Dear Lifehacker, It just so happened that I had my US proxy on while looking at Google Music. The Ultimate Santana album price read $6.99. Meanwhile, the Australian region price was $16.99 from the same exact service. This is same for whole long list of great albums. What gives? Tamborine Man
Image: David Gans
Broadly speaking, the sides of your wallet are what gives in this case. It’s no particular secret that the prices paid by Australians for digital services are significantly higher than in other areas around the globe. The US is the classic case where a lot of material is either available there but not here, or even when it is available it’s priced significantly higher than the stateside price.
So why does this happen? In one sense, it’s classic market economics. The digital music companies do it because by and large, the market will bear that kind of cost. Business exist to make profits, and if someone will pay more for your goods, you charge that for as long as you can. It’s worth bearing in mind that there’s also a significant quantity of buck-passing when it comes to who’s entirely responsible for pricing schemes, with sellers such as Google and Apple often pointing out that the prices are ultimately set by the record labels themselves.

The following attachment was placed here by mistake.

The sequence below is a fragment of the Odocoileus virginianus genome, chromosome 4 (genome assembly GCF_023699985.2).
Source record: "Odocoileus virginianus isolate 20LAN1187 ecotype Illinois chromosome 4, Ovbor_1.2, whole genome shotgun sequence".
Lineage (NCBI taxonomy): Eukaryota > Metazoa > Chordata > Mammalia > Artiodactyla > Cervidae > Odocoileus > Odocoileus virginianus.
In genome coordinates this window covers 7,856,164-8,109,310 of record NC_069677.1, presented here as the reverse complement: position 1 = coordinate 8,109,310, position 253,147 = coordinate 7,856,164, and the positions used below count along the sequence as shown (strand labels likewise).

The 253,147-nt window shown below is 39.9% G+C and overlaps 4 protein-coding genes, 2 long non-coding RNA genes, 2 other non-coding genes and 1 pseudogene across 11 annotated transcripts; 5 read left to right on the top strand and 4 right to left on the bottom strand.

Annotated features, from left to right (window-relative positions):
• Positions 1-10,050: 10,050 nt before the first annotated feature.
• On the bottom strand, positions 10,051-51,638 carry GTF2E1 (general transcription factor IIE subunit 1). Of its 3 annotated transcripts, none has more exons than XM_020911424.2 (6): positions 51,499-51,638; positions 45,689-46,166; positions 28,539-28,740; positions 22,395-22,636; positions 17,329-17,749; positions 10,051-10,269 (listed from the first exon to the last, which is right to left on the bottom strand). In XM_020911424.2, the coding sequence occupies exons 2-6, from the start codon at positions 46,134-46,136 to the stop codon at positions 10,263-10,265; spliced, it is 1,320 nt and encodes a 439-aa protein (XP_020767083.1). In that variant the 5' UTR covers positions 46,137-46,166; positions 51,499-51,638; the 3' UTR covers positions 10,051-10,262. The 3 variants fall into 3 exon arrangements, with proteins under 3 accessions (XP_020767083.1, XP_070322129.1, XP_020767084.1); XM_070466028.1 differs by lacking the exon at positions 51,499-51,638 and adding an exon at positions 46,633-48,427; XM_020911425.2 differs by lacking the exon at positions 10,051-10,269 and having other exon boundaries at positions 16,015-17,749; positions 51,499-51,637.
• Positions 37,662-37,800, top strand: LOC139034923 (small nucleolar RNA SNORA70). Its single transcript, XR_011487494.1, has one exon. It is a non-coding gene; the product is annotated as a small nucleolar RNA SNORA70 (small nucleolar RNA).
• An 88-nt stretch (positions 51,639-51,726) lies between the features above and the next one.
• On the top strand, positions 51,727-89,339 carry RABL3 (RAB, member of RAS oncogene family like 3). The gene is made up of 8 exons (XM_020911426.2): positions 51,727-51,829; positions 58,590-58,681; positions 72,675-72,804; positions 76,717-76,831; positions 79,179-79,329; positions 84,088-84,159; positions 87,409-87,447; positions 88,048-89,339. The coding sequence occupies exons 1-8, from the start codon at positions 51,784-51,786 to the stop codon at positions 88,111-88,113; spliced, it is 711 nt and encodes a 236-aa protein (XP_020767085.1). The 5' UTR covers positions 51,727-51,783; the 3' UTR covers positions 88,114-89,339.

The market pricing issue is an economic argument, but is there much behind it to support it? There are some small scale issues to deal with — for example, different tax regimes in differing countries, so in the US, for example, online prices are never listed with sales tax included because it varies state by state, whereas in Australia everything is covered by a blanket GST that’s apparently going to drop to the level where it could hit digital music sales as well.
There are also some arguments about the relative value of currency, not just in terms of exchange rates, but also the level of average wages, which are higher in Australia than in the States, so a US wage doesn’t go as “far” as one in Australia for the same numerical money value.
Still, in a digital world, those arguments should only go so far. Justifying a 243 per cent price hike shouldn’t be amongst them, given that the costs of distribution for digital bits are significantly lower than with any physical goods.
The short answer is that they rip off Australians because they can.
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